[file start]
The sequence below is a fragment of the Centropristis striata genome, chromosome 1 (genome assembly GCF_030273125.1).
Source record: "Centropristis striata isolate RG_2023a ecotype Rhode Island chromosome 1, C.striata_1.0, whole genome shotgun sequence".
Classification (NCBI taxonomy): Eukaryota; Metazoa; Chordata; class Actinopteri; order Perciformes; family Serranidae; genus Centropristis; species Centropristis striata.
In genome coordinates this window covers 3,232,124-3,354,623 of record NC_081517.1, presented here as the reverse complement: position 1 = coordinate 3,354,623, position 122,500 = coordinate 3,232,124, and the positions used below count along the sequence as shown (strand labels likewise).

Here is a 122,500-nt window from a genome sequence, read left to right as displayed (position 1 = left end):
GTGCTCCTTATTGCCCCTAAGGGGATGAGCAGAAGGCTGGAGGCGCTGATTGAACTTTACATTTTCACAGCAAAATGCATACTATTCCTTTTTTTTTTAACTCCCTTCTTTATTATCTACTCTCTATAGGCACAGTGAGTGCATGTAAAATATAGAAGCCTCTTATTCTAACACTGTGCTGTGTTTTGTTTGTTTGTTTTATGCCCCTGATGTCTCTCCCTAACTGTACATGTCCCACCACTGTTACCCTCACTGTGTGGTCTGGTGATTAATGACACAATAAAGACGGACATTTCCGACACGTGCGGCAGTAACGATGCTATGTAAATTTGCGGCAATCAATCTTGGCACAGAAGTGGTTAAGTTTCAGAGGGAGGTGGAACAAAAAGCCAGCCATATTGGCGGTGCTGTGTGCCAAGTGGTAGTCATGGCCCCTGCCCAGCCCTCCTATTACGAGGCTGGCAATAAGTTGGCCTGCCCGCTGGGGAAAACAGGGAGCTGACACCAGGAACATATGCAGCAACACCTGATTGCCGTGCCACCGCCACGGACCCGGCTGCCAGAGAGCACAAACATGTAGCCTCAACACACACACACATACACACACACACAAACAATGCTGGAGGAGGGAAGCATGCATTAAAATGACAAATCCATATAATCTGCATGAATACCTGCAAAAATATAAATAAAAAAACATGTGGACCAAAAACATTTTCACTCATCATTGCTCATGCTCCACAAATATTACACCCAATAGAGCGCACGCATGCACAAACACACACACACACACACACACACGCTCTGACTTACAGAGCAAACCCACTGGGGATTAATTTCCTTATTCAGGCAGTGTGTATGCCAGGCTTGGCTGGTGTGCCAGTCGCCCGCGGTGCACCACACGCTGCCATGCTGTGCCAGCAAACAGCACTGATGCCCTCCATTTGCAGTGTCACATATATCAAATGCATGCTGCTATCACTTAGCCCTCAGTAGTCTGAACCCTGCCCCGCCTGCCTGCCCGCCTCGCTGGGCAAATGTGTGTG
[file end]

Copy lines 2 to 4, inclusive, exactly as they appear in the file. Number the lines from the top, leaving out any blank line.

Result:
Source record: "Centropristis striata isolate RG_2023a ecotype Rhode Island chromosome 1, C.striata_1.0, whole genome shotgun sequence".
Classification (NCBI taxonomy): Eukaryota; Metazoa; Chordata; class Actinopteri; order Perciformes; family Serranidae; genus Centropristis; species Centropristis striata.
In genome coordinates this window covers 3,232,124-3,354,623 of record NC_081517.1, presented here as the reverse complement: position 1 = coordinate 3,354,623, position 122,500 = coordinate 3,232,124, and the positions used below count along the sequence as shown (strand labels likewise).